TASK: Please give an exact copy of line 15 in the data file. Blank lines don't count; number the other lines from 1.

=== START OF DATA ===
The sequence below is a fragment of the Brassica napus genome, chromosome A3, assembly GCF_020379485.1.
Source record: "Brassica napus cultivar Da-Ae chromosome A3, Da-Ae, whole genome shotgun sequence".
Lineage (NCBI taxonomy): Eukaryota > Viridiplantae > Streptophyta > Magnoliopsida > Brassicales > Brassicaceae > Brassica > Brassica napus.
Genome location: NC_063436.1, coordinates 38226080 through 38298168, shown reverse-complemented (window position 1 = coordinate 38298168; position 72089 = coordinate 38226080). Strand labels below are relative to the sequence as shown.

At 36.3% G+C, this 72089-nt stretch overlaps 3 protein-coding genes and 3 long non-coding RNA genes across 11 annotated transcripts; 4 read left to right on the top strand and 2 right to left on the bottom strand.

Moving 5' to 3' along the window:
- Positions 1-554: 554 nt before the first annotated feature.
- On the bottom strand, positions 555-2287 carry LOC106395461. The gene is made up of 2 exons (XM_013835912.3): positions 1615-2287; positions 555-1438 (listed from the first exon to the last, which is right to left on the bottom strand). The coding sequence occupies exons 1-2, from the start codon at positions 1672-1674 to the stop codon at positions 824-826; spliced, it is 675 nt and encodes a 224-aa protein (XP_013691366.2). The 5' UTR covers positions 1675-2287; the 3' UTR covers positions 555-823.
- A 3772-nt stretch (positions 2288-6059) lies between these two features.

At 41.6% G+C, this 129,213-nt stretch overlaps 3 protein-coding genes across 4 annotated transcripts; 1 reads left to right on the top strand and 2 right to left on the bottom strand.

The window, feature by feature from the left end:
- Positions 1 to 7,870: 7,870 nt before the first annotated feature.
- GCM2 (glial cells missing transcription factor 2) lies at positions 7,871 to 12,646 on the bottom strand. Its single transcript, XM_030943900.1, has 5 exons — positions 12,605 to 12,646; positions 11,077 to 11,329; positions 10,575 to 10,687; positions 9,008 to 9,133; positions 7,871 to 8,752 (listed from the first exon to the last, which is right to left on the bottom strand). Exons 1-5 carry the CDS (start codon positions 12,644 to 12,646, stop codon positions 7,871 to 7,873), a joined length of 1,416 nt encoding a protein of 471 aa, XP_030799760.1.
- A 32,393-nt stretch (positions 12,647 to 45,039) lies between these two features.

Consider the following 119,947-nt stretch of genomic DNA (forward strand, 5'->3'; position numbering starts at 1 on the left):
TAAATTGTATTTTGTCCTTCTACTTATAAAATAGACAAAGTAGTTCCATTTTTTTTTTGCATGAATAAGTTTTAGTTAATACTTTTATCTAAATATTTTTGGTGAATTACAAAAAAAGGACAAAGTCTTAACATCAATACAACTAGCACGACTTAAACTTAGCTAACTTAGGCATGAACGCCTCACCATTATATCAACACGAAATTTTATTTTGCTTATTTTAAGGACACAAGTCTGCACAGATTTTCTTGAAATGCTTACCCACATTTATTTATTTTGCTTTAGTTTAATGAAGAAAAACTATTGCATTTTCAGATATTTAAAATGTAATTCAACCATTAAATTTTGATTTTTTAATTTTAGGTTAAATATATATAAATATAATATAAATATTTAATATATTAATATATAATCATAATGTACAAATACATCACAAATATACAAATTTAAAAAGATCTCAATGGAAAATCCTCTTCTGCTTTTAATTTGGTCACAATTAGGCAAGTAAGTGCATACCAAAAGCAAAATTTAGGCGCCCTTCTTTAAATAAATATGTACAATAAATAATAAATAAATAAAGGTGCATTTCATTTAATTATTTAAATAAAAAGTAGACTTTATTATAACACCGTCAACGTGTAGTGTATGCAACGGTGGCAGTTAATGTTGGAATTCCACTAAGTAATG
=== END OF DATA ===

Consider the following 119,947-nt stretch of genomic DNA (forward strand, 5'->3'; position numbering starts at 1 on the left):